There is also schema markup for elements on a page. This type of structured data is called rich snippets. For example, there is schema markup for products, breadcrumbs and FAQs. When it makes sense, use rich snippets in your content.
Schema markup is designed to help Google and other search engines help their users get the type of information they are searching for. So, for SEO purposes use schema markup on your page.
The plugin SEO Press allows you to add schema markup easily on WordPress. I recommend the Pro version (no affiliation). It handles the most common schemas for local businesses (local business, webpage, article, product, FAQs, breadcrumbs).
on-page seo Tip #12 – Use Text Formatting
This on-page SEO tip is easy to implement because we are all familiar with Microsoft Word, Google Docs, or both.
Text formatting helps make your content easier to understand. So it helps your site’s visitors, which is what Google and other search engines want.
Text formatting includes bold, italics, bullet lists, numbered lists, tables and even highlighting.
But how much formatting should you use? There are two ways to answer this:
- By thinking about what helps your site’s users
- By analyzing what your competitors who rank higher than you do
Personally, I start with what my competitors do as a minimum. You can manually check your competitors’ pages or you can use the paid tool Page Optimizer Pro.
I add additional formatting if it helps my site’s users.
Tip #13 – Ensure Your Page is Mobile-Friendly
In 2019, Google introduced mobile-first indexing. This means that Google stores information about the mobile version of your site and its pages. It then uses this information to decide where to rank your page – even if people are searching on a computer.
It’s not surprising given the rising use of mobile phones to access the internet. In 2022, mobile phones accounted for 59% of website traffic.
Why does this matter for on-page SEO? Because mobile have smaller screens and vertical screens. So you need to make sure that your page is mobile-friendly.
You can test whether your page is mobile-friendly using Google’s free testing tool.
Specific actions that you can take to help make your page mobile-friendly include:
- Using a responsive theme – so 2 pieces of content that were beside each other on mobile are stacked on top of each other on mobile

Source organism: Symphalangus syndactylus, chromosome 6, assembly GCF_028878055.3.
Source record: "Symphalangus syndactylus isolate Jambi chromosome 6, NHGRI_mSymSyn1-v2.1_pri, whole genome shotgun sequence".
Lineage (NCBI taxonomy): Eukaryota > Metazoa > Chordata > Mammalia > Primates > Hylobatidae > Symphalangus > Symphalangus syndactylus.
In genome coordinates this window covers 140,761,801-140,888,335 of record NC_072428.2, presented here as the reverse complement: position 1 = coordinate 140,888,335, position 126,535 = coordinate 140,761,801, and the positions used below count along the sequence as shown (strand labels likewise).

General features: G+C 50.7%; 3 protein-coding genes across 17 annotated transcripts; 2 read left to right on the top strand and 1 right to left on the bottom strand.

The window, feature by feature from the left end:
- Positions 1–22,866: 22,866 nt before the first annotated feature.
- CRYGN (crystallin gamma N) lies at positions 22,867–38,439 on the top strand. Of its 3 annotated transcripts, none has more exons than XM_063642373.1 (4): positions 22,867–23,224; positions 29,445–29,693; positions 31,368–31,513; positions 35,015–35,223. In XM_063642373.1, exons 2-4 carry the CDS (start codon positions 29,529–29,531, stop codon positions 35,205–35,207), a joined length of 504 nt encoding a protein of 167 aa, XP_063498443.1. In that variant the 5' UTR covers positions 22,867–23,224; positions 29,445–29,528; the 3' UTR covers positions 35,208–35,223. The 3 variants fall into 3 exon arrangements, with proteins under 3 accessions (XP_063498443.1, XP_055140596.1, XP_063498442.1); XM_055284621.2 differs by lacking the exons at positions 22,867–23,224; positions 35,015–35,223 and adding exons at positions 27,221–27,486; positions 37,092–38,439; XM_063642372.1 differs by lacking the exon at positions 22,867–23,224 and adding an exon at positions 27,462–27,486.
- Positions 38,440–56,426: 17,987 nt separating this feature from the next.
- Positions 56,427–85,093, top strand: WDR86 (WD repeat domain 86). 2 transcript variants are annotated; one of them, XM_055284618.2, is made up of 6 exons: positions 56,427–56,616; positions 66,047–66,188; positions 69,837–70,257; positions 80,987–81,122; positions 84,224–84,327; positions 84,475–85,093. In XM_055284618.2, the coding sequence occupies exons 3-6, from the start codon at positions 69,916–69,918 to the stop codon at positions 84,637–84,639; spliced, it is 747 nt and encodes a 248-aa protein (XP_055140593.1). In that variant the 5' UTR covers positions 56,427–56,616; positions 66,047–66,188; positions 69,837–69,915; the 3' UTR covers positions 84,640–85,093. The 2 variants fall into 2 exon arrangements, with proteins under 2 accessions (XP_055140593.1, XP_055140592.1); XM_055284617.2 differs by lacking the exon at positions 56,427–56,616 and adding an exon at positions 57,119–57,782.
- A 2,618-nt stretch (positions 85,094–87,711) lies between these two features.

- Using a font size that isn’t too small or too large (14-16 px for paragraph text)
- Adjusting your padding and margins
- Using a hamburger menu for the navigation bar
- Ensuring there is enough space between page elements (e.g. buttons)
Tip #14 – Make Sure Your Page Has Good Core Web Vitals scores
Google wants its users to have good experiences (UX) on the website pages they visit. It attempts to measure this experience using two factors that annoy website users if the page doesn’t have them:
- Fast loading time (the opposite being slow loading pages)
- Visual stability (the opposite being site elements that move around as the website loads)
Google actually uses 3 separate measures, but 2 of them are aspects of page loading speed while the other is about visual stability.
When other factors are equal, Google uses the pages’ core web vitals scores as a way of ranking pages. So, it is an important part of on-page SEO.
You want your core web vitals scores to be at or above 90/100. And, as mobile scores are normally lower than the computer scores, you want your mobile scores to be above 90.
Some factors, such as your hosting, affect the speed of your whole site. But here are 5 page-specific strategies you can use to improve your page speed if you have a WordPress site:
- Full page caching (your host needs to have a Litespeed server to activate this) or other caching if not
- Avoid using page-builders (use GenerateBlocks to build your page instead)
- Resize images to the actual size they need to be on a computer screen
- Compress images (manually through Photoshop, online using WP Wheelie’s free Image Optimization tool, or using a plugin)
- Convert images to WebP format (Photoshop, WP Wheelie’s free Image Optimization tool, or using a plugin)
For more suggestions see the article 7 Potent & Practical Tactics to Speed up WP Websites on my WP Wheelie blog.
No. The old practice of keyword stuffing for SEO is dead. But keywords are still critical in helping Google understand what your page is about.
On-Page Optimisation involves creating useful content and then helping Google understand that content so it ranks better in search results.